Eotheroides lambondrano, New Middle Eocene Seacow (Mammalia, Sirenia) from the Mahajanga Basin, Northwestern Madagascar

  title={Eotheroides lambondrano, New Middle Eocene Seacow (Mammalia, Sirenia) from the Mahajanga Basin, Northwestern Madagascar},
  author={K. Samonds and Iyad S. Zalmout and M. Irwin and D. Krause and R. Rogers and L. L. Raharivony},
ABSTRACT The first diagnostic sirenian material from Madagascar and, more broadly, the first diagnostic pre-Pleistocene Cenozoic mammal material recovered from the island is reported. Eotheroides lambondrano is a new species of sirenian collected from middle Eocene nearshore marine deposits in the Mahajanga Basin of northwestern Madagascar. The recovered material consists of a nearly complete adult skull (including the first complete rostrum known for Eotheroides) and several portions of… Expand
First adequately-known quadrupedal sirenian from Eurasia (Eocene, Bay of Biscay, Huesca, northeastern Spain)
Sirenians are the only extant herbivorous mammals fully adapted to an aquatic lifestyle and Sobrarbesiren is recovered as the sister taxon of Dugongidae and represents a transitional stage of adaptation to aquatic life between the amphibious quadrupedAL prorastomids and the aquatic quadrupedal protosirenids. Expand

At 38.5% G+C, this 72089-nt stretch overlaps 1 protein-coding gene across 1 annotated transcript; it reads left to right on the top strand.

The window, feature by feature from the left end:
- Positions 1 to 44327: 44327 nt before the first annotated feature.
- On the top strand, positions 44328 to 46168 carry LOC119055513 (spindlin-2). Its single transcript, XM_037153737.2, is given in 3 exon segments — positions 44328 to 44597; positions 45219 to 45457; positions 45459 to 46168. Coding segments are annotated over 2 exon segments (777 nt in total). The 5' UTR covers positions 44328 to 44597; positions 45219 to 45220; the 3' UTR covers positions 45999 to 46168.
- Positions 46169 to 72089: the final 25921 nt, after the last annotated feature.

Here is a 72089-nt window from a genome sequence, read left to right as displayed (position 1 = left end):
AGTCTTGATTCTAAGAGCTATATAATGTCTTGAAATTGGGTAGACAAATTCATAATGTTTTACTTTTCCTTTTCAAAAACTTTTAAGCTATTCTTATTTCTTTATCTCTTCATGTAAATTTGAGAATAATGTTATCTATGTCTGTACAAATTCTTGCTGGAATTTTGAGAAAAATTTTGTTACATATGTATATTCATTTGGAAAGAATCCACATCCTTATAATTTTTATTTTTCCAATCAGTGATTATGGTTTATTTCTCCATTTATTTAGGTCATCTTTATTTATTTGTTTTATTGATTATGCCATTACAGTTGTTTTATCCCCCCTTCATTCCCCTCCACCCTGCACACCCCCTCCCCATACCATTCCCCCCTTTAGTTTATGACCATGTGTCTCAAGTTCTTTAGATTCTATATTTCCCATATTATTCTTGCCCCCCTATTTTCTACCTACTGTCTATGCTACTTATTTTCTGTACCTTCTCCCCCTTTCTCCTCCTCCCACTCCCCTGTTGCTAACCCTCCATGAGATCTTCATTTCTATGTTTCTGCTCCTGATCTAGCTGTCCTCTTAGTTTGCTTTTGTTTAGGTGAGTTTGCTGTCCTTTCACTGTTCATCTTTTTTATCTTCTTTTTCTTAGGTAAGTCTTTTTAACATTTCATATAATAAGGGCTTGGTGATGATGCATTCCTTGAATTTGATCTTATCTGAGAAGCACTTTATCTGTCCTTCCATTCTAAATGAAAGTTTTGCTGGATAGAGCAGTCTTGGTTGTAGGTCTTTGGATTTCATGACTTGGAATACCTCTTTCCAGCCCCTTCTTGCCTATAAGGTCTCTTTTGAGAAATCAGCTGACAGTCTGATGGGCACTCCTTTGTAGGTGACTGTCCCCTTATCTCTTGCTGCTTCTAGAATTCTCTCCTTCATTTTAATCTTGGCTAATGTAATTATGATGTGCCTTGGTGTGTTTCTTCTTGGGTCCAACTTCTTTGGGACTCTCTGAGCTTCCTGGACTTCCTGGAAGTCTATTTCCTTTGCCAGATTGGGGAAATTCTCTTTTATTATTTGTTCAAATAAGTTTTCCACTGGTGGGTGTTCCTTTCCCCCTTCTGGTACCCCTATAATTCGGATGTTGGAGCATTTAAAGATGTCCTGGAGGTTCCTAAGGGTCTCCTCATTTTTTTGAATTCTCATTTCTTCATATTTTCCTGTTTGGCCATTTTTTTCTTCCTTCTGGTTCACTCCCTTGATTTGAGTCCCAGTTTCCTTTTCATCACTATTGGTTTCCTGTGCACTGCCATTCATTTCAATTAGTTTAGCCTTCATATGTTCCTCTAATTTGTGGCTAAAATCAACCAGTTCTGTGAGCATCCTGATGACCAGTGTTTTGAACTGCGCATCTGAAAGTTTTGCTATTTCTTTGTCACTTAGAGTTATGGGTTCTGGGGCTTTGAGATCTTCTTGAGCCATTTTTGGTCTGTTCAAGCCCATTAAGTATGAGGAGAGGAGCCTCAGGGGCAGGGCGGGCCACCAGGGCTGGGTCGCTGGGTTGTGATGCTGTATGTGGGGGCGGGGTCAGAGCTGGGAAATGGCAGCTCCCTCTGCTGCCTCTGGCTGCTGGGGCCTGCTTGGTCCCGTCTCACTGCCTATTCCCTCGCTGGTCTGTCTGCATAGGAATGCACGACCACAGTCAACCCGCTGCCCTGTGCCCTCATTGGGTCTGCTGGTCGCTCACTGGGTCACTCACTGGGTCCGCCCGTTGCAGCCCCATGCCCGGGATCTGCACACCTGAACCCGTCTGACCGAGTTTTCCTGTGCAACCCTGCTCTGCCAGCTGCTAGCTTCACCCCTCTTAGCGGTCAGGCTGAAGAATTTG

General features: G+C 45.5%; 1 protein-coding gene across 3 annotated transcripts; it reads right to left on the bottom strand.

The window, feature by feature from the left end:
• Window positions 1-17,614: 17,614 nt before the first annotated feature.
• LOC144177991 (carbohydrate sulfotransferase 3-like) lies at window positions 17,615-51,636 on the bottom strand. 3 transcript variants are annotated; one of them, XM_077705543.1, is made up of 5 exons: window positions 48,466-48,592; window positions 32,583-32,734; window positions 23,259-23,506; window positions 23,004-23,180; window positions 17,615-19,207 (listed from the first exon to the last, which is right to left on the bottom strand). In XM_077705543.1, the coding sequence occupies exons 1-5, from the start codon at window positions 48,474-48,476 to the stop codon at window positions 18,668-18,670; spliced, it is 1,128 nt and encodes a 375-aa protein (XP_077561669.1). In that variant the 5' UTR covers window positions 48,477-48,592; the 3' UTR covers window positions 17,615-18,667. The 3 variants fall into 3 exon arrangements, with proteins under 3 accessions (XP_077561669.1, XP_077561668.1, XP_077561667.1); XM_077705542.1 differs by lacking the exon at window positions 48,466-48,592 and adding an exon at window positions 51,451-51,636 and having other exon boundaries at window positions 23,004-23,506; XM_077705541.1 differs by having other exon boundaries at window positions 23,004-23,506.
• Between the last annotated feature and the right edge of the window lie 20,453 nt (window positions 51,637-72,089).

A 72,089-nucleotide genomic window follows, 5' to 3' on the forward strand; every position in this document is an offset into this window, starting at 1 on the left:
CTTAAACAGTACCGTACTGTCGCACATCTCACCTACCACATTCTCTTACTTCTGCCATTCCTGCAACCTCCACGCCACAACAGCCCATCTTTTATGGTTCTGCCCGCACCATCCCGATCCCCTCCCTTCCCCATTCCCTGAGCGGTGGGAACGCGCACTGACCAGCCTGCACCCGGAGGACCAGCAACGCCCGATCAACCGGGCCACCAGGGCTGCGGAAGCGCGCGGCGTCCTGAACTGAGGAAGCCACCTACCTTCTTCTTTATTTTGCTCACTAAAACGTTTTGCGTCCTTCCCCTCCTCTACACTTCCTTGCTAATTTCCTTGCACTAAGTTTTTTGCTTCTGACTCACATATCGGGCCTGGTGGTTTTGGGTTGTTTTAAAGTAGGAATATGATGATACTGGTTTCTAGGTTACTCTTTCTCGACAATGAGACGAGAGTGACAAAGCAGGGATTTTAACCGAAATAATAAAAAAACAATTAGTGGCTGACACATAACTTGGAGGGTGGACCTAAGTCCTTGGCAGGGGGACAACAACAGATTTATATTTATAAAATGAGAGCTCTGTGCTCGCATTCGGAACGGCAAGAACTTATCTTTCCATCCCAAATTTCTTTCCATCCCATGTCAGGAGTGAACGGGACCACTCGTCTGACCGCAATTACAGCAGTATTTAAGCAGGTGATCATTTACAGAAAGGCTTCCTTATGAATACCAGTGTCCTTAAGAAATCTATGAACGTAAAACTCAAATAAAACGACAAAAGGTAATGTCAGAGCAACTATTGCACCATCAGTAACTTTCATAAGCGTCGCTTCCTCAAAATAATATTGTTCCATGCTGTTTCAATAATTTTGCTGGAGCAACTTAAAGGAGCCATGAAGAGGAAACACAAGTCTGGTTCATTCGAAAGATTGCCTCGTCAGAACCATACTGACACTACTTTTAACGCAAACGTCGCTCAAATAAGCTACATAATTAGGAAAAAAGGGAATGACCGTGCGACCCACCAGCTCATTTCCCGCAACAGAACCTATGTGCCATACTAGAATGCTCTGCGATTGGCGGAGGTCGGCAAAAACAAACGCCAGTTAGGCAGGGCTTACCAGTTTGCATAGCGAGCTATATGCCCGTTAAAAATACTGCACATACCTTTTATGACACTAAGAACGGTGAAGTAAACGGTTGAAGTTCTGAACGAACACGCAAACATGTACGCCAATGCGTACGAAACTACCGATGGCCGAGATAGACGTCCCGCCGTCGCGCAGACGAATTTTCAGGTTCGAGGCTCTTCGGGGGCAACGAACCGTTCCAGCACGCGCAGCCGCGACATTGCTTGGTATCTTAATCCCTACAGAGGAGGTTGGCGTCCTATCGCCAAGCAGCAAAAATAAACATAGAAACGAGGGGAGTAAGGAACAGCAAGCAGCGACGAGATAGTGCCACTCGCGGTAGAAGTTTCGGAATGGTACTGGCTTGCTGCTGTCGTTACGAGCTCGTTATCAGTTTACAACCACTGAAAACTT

Gondwanatheria and ?Multituberculata (Mammalia) from the Late Cretaceous of Madagascar
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A new dugong species (Sirenia, Dugongidae) from the Eocene of Catalonia (NE Iberian Peninsula)
A cladistic analysis based on craniodental features recovers the new stem dugongid species, Prototherium ausetanum sp. Expand
New Miocene sirenians from Nosy Makamby, northwestern Madagascar
ABSTRACT The near lack of vertebrate fossils from the Cenozoic of Madagascar has left many of the details regarding the origin and evolution of the island’s extant faunas unknown. However, recentExpand
Cranial Remain from Tunisia Provides New Clues for the Origin and Evolution of Sirenia (Mammalia, Afrotheria) in Africa
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The most northerly record of the sirenian Protosiren and the possible polyphyletic evolution of manatees and dugongs